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Integrated lighting and technology

POWER TO THE PEOPLE PoE, Li-Fi, VLC, IoT… it’s time to get up to speed with the new lighting revolution (and a whole new load of acronyms) as ‘Big Data’ hits the industry. Andrew Brister looks into an increasingly technologically-integrated future


ow are your IT skills? It might be time to brush up on your infrastructure knowledge as the lighting and IT worlds move ever closer. Indeed, the market metric for the big lighting manufacturers has shifted from dollars per lamp to dollars per lux and now on to dollars per bit – the same metric used by the likes of Google. So what technology is emerging in this brave new world? Perhaps the best known example of the new breed is using Power over Ethernet (PoE) technology to create a connected lighting solution. Philips is one manufacturer currently promoting this approach. As luminaires

receive both data and power over a single Ethernet connection, typically a Cat 5 cable, there is no need for expensive electrical wiring, reducing installation costs by at least 25%, says Philips, and slashing installation times by 50%. The big attraction for occupiers goes beyond the upfront installation savings. For example, at The Edge in Amsterdam, the first office building in the world to be equipped with Philips’ PoE technology, each luminaire includes four sensors: one each for detecting light levels, temperature and occupancy (a motion sensor), plus an infrared sensor that serves as emergency control in the event of a power failure. The system is able to provide facilities managers with an integrated view of a building’s occupancy patterns and energy usage. This enables more informed decision-making with improved levels of energy and operational efficiency. The Edge is the result of a partnership between OVG Real Estate, Philips and the main tenant Deloitte, and is owned by Deka Immobilien Investment. ‘On top of the energy savings, we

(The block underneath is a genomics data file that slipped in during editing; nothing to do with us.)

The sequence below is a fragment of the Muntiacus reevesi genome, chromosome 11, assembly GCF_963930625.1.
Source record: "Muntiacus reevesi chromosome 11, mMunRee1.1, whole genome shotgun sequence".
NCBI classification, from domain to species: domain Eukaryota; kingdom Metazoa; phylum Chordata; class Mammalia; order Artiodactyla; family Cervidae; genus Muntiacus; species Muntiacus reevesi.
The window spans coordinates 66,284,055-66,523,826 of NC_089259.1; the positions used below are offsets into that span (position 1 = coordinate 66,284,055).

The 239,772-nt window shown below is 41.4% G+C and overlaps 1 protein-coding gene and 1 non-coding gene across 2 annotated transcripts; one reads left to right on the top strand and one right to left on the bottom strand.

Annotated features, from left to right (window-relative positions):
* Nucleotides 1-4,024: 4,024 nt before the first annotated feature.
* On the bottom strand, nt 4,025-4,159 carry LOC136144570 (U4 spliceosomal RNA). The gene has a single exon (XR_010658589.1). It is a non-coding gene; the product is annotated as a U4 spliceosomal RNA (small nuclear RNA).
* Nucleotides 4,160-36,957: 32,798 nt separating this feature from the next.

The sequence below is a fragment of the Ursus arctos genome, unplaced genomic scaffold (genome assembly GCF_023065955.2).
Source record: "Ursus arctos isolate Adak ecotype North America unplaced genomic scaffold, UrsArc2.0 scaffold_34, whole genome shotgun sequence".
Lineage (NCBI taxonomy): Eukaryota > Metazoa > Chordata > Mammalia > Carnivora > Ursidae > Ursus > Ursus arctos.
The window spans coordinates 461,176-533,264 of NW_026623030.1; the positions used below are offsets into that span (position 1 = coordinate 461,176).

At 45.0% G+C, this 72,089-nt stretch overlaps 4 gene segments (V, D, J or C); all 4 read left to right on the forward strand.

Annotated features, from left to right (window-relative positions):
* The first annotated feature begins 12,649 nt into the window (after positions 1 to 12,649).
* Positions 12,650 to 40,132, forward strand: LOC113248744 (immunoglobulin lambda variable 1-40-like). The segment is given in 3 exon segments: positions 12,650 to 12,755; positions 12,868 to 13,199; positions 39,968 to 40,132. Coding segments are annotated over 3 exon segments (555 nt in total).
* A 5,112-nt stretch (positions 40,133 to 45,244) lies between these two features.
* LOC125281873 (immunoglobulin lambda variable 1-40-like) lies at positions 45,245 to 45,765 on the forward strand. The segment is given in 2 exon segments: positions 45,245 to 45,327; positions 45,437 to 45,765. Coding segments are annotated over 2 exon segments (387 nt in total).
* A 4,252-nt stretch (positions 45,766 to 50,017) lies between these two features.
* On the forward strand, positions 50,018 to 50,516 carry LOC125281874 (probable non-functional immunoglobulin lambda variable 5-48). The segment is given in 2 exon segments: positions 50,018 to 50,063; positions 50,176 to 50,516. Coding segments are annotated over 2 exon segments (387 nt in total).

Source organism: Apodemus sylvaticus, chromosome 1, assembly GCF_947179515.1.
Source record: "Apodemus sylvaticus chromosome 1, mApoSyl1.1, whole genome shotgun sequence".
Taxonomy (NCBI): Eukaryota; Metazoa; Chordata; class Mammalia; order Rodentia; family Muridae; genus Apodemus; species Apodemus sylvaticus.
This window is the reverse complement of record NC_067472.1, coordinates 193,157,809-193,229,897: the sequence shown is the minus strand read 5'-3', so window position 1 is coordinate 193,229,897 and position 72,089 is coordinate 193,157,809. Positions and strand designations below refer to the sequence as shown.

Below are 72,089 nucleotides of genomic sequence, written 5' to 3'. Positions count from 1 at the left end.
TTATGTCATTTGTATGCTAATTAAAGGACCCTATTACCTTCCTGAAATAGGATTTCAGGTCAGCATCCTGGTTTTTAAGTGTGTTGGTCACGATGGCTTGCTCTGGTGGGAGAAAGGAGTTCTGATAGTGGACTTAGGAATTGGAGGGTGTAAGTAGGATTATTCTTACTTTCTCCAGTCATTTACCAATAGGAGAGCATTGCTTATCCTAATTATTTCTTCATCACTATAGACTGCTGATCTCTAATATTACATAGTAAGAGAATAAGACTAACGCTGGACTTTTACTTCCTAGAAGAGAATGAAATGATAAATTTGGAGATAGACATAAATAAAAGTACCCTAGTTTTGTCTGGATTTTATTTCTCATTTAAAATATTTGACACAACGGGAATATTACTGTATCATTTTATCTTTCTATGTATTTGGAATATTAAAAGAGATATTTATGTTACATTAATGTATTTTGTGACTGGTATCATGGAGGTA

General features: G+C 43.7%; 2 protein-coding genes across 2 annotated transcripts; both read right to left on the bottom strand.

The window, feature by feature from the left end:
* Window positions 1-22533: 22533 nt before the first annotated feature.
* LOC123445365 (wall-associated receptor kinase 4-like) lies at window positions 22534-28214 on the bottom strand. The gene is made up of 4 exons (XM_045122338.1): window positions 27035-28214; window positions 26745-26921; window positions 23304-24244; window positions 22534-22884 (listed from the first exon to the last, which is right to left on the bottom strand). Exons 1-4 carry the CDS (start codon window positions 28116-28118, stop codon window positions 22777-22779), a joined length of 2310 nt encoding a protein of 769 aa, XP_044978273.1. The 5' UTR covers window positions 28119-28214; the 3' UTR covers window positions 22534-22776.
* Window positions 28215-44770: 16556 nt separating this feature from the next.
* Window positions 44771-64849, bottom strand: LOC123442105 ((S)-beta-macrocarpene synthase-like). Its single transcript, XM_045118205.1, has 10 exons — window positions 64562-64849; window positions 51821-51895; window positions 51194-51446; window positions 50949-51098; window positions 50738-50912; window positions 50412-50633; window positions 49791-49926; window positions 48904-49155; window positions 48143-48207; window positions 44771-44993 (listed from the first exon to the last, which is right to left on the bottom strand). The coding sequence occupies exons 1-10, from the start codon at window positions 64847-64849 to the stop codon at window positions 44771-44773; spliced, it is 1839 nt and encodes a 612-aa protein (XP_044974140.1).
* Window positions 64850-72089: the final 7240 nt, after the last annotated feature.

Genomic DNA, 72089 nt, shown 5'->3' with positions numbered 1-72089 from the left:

Lighting Journal November/December 2015

will get a tremendous insight into how the building is being used from Philips’ connected lighting system. We can actually use the data from the sensors to understand how our people use the building, and how intensively,’ says Erik Ubels, chief information officer at Deloitte in The Netherlands. ‘For instance, it will help us focus cleaning on the rooms that really need it, thus optimising costs – a room used the whole day for a large meeting with lunch and coffee requires a different level of cleaning than one used for two hours by two people,’ he adds. PERSONAL CONTROL Philips’ system also allows office users at The Edge to set the lighting and temperature to suit their personal preferences via an app on their smartphone. Their smartphones will detect their location from overhead lighting fixtures via the app. ‘The LED lighting alone is 80% more efficient than conventional lighting. Personal control of the lighting by employees actually increases efficiency, as general lighting levels can be kept lower,’ says Jeff Cassis from Philips Lighting. ‘The potential savings on

Lighting Journal November December 2015  
Lighting Journal November December 2015